Befitting a radically different approach to photography, even the book’s layout and writing are unconventional. It’s a poem in prose, a series of epigrammatic snippets that nonetheless hold together if you try to read them the way you would, say, Ansel Adams or Freeman Patterson. The advantage to this is that you could, if you wanted, read the book in sequence, cover to cover, the same as you would any other. But you could also, if you wanted, read the book’s, or poem’s, individual lines and pore over them the way you would a series of Zen koans.

Like koans, the cryptic phrases given by Zen monks to new practitioners to prod them toward enlightenment, Leverant’s phrases — either on their own, or read as a cohesive whole — don’t reveal themselves all at once, hence my earlier suggestion not to plow through the book in one sitting. You could, but it’s better — or at least, was more fulfilling for this particular reader — to approach each of the 168 segments on its own merits, and to give it full, mindful attention.

So is this even a book, or is it a series of snapshots in words? The advantage to the author’s approach is that it turns the cliche of a photo being worth a thousand words completely on its ear. This book isn’t as explicit as it could be, and to my mind, that’s a good thing, since it gives the words, as sparse and minimalist as they are, plenty of room to breathe. Your own experience, practice, and thought process ends up fleshing out what’s already on the page. In that sense, these aren’t fragments of poetry or prose as much as they’re seeds, meant to be watered by attention, meditation, and practice. Then it’s a matter of transferring that approach to your own life and craft. As the book hints at, this is both as simple as it seems, and as difficult as anything rewarding usually is.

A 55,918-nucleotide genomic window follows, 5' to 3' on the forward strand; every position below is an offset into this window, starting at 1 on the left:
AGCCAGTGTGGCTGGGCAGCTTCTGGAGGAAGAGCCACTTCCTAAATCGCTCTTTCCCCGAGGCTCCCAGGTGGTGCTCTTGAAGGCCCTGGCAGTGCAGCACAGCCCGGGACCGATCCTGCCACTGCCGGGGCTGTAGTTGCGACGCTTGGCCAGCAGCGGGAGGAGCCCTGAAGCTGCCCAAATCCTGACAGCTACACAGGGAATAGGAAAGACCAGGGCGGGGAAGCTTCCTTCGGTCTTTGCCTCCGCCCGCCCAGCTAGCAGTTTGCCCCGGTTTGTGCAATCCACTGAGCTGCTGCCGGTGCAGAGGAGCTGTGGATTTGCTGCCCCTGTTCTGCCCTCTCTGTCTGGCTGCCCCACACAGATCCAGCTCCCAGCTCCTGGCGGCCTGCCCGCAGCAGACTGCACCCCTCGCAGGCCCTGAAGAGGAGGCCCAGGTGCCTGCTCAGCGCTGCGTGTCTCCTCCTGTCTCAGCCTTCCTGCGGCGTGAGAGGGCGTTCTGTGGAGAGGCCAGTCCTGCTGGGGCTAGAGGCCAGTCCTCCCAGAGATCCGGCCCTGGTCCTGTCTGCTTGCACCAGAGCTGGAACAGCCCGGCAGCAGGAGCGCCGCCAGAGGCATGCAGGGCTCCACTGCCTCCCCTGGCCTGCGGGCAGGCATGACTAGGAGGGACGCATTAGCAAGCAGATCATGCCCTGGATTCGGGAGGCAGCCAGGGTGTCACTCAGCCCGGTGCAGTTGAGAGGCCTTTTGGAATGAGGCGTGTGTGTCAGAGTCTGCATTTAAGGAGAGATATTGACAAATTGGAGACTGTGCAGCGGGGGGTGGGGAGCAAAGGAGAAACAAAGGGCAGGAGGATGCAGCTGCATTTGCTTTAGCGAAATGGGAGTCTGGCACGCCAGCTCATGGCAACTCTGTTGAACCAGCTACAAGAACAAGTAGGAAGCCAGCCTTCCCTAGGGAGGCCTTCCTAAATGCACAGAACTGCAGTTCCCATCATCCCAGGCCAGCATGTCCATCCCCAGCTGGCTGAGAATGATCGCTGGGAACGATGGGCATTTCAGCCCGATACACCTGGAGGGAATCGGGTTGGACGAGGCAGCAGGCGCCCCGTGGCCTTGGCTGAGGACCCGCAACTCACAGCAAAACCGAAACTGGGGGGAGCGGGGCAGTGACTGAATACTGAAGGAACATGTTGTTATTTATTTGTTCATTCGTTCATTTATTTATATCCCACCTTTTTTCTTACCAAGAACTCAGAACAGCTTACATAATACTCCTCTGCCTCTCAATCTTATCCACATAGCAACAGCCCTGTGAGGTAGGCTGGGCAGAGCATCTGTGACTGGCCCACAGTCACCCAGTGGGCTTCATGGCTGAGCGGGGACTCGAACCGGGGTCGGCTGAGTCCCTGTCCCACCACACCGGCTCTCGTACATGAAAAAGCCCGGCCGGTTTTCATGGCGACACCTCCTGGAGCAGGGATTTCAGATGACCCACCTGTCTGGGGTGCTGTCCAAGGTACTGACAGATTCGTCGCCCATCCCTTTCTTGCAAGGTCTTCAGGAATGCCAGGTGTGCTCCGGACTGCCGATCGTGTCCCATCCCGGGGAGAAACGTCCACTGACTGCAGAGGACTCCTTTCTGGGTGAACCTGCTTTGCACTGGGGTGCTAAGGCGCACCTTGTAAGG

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Here’s Your Permission Slip.

Knock, knock...

Hopefully neither of you will mind if I do a little thinking aloud in this post. I realized something today: I’ve read an awful lot of books on photography in the few years. Some covered technique, some had a more philosophical bent, and still others were just collections of great photos from the last 150 years, give or take a couple of decades. We’re talking thousands of pages, thousands more photos, and countless pieces of advice (some of it explicitly contradictory).

In some cases, I knew quite well what I was looking for, especially when someone had some technical knowledge to impart that’d help me nail some setting or compositional technique or other. Sometimes, with the more philosophical stuff, it helped to read someone whose ideas and philosophical approach to the craft were close to my own; it’s nice to have your thinking validated to some degree I suppose, and/or to find out you’re not (that) crazy. And the collections of photos were great for inspiration and visual literacy… 

Every once in a while, though, I found and still find that I come away from all that stuff — the thinking, the knowledge, the input, even the inspiration — feeling like I’m missing something. I finally figured out that all of this amounts to nothing more than asking permission. Not to pick up a camera (once the bug bit, it was already too late for that) or to get the pictures themselves, but to just let go. It’s taken (or taking) me a while to realize that sometimes what we need isn’t more knowledge, more technique, more inspiration, or more stuff. Sometimes it’s more about letting go of all that, and not worrying so damned much whether you’ve got enough of it. Face it: you do not know enough. You will not know enough, ever, since the more you know, the more you start to get the broad outlines of how little you know and how much you have yet to learn. And that ignorance (I use the word literally, not pejoratively) is enough to intimidate the hell out of you if you care about something enough to have learned about it in the first place. You start to realize that if you’re waiting for enough knowledge, or the right knowledge, you are and will remain paralyzed.

At some point, then, you just have to say, “enough,” and mean it. Know that you have enough, even when it doesn’t feel like nearly enough, and even when you’re told it’s not enough. Improvise, learning as you go, allowing and even welcoming the mistakes. That kind of faith feels rash and counterintuitive, but having faith that what you’ve got is sufficient to get you started can mean the difference between taking those faltering first steps and remaining perfectly, frustratingly still. Maybe we need to set our knowledge aside in order to move past our ignorance?